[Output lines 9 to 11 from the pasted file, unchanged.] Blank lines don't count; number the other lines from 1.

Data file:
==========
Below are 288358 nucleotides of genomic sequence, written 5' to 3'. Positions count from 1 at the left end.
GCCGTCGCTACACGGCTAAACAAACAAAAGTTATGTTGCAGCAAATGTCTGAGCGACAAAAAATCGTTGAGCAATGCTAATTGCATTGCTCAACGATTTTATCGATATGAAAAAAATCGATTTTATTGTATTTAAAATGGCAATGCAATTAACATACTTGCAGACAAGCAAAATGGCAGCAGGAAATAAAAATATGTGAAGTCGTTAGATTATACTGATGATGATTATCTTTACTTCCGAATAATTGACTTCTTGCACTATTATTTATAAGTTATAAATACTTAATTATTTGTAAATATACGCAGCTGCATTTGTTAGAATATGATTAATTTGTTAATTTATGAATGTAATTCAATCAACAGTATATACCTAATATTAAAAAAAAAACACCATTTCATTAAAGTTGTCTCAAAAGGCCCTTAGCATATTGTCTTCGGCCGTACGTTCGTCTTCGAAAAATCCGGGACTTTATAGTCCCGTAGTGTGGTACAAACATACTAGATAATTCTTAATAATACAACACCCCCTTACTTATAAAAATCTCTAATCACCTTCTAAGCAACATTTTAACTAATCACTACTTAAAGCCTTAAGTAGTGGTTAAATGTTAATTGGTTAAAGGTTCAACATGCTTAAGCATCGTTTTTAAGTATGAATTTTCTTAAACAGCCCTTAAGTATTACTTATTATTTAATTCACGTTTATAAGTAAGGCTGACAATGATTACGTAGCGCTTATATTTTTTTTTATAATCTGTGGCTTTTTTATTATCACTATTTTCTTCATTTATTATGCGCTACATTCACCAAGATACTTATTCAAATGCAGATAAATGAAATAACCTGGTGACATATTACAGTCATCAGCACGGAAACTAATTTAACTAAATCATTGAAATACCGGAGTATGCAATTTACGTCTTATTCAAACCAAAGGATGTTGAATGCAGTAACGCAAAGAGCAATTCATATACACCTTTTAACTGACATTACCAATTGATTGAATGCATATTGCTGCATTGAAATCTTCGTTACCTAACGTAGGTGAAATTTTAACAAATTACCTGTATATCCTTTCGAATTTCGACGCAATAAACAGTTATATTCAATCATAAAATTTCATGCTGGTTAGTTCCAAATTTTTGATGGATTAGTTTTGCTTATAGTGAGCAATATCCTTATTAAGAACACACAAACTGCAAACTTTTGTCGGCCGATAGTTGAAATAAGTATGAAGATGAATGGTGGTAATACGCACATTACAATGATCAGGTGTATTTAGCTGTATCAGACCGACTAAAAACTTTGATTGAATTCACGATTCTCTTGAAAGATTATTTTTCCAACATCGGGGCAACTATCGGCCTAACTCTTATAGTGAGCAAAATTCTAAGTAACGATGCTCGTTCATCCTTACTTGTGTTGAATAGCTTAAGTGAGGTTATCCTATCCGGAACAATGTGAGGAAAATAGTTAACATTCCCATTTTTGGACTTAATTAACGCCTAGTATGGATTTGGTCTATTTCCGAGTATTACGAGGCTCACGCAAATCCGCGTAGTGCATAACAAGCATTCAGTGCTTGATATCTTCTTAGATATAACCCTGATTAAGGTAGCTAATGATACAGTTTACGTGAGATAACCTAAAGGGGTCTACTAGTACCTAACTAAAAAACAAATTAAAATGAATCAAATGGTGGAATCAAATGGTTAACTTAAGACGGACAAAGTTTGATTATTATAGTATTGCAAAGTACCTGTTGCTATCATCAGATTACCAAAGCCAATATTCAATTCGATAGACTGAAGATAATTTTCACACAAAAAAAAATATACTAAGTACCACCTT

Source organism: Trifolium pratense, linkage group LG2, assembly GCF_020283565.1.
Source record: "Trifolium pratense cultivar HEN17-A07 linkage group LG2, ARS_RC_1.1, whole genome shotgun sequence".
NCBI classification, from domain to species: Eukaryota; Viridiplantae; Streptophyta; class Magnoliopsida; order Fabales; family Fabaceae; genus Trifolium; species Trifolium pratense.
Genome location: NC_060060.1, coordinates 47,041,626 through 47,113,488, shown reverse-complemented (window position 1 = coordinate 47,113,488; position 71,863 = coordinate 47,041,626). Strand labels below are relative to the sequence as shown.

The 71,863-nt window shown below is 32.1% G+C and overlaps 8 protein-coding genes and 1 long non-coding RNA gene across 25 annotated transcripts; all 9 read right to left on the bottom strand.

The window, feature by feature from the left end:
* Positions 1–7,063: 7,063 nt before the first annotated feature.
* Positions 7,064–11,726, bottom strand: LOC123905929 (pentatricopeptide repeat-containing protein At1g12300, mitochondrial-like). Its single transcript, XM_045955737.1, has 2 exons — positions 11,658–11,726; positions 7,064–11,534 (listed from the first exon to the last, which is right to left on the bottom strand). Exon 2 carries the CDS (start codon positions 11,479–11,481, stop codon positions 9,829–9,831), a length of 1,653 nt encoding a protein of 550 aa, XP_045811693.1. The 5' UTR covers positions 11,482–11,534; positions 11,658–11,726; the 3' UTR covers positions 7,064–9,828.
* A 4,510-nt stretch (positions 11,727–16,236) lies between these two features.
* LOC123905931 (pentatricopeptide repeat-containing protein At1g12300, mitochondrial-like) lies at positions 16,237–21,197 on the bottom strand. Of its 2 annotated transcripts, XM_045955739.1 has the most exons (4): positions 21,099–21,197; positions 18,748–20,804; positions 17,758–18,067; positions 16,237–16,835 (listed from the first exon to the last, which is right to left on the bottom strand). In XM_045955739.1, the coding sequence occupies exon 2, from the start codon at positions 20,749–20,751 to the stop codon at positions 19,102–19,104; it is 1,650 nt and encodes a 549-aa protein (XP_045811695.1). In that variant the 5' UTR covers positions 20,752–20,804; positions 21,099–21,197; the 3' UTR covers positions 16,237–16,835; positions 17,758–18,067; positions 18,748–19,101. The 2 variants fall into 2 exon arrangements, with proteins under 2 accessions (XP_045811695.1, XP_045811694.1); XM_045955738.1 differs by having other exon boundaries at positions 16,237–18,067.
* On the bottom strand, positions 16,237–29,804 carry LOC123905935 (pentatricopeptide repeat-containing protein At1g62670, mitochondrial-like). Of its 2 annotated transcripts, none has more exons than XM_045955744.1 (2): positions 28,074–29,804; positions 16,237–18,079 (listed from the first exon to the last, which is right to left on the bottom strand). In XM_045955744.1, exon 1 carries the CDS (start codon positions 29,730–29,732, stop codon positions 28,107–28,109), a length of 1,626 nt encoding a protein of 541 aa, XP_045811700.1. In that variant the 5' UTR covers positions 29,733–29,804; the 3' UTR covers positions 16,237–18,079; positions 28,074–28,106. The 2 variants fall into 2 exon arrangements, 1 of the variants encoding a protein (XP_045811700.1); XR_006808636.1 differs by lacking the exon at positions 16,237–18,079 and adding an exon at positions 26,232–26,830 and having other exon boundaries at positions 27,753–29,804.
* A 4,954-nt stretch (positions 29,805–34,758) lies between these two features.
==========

* Positions 1–7,063: 7,063 nt before the first annotated feature.
* Positions 7,064–11,726, bottom strand: LOC123905929 (pentatricopeptide repeat-containing protein At1g12300, mitochondrial-like). Its single transcript, XM_045955737.1, has 2 exons — positions 11,658–11,726; positions 7,064–11,534 (listed from the first exon to the last, which is right to left on the bottom strand). Exon 2 carries the CDS (start codon positions 11,479–11,481, stop codon positions 9,829–9,831), a length of 1,653 nt encoding a protein of 550 aa, XP_045811693.1. The 5' UTR covers positions 11,482–11,534; positions 11,658–11,726; the 3' UTR covers positions 7,064–9,828.
* A 4,510-nt stretch (positions 11,727–16,236) lies between these two features.